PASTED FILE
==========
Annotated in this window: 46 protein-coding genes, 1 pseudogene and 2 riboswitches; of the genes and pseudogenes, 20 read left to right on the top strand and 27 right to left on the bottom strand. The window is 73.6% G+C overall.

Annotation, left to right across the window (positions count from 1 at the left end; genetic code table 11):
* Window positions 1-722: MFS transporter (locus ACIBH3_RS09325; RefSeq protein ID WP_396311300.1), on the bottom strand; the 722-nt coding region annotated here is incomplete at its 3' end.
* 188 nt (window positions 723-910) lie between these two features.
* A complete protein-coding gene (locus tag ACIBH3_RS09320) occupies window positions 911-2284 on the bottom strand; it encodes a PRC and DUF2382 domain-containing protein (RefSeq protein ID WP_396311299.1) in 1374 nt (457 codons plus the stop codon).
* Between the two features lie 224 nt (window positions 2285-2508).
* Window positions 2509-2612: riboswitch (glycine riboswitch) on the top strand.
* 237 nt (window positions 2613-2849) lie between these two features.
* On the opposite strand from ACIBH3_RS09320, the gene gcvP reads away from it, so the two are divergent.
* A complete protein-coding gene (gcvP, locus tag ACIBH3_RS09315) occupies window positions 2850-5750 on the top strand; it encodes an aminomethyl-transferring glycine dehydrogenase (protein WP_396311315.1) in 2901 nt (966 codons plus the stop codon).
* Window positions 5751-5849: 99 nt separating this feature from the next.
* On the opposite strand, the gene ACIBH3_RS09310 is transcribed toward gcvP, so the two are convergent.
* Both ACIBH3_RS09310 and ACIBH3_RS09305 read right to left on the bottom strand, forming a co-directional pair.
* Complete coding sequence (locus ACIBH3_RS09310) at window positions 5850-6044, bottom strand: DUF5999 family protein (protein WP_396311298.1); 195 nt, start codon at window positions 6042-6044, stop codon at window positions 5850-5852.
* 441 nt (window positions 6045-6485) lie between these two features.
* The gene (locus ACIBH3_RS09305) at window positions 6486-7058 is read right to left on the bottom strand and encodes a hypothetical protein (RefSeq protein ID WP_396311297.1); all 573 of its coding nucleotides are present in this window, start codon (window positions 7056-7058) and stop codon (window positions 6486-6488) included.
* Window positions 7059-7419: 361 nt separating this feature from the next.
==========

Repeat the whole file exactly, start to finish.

Annotated in this window: 46 protein-coding genes, 1 pseudogene and 2 riboswitches; of the genes and pseudogenes, 20 read left to right on the top strand and 27 right to left on the bottom strand. The window is 73.6% G+C overall.

Annotation, left to right across the window (positions count from 1 at the left end; genetic code table 11):
* Window positions 1-722: MFS transporter (locus ACIBH3_RS09325; RefSeq protein ID WP_396311300.1), on the bottom strand; the 722-nt coding region annotated here is incomplete at its 3' end.
* 188 nt (window positions 723-910) lie between these two features.
* A complete protein-coding gene (locus tag ACIBH3_RS09320) occupies window positions 911-2284 on the bottom strand; it encodes a PRC and DUF2382 domain-containing protein (RefSeq protein ID WP_396311299.1) in 1374 nt (457 codons plus the stop codon).
* Between the two features lie 224 nt (window positions 2285-2508).
* Window positions 2509-2612: riboswitch (glycine riboswitch) on the top strand.
* 237 nt (window positions 2613-2849) lie between these two features.
* On the opposite strand from ACIBH3_RS09320, the gene gcvP reads away from it, so the two are divergent.
* A complete protein-coding gene (gcvP, locus tag ACIBH3_RS09315) occupies window positions 2850-5750 on the top strand; it encodes an aminomethyl-transferring glycine dehydrogenase (protein WP_396311315.1) in 2901 nt (966 codons plus the stop codon).
* Window positions 5751-5849: 99 nt separating this feature from the next.
* On the opposite strand, the gene ACIBH3_RS09310 is transcribed toward gcvP, so the two are convergent.
* Both ACIBH3_RS09310 and ACIBH3_RS09305 read right to left on the bottom strand, forming a co-directional pair.
* Complete coding sequence (locus ACIBH3_RS09310) at window positions 5850-6044, bottom strand: DUF5999 family protein (protein WP_396311298.1); 195 nt, start codon at window positions 6042-6044, stop codon at window positions 5850-5852.
* 441 nt (window positions 6045-6485) lie between these two features.
* The gene (locus ACIBH3_RS09305) at window positions 6486-7058 is read right to left on the bottom strand and encodes a hypothetical protein (RefSeq protein ID WP_396311297.1); all 573 of its coding nucleotides are present in this window, start codon (window positions 7056-7058) and stop codon (window positions 6486-6488) included.
* Window positions 7059-7419: 361 nt separating this feature from the next.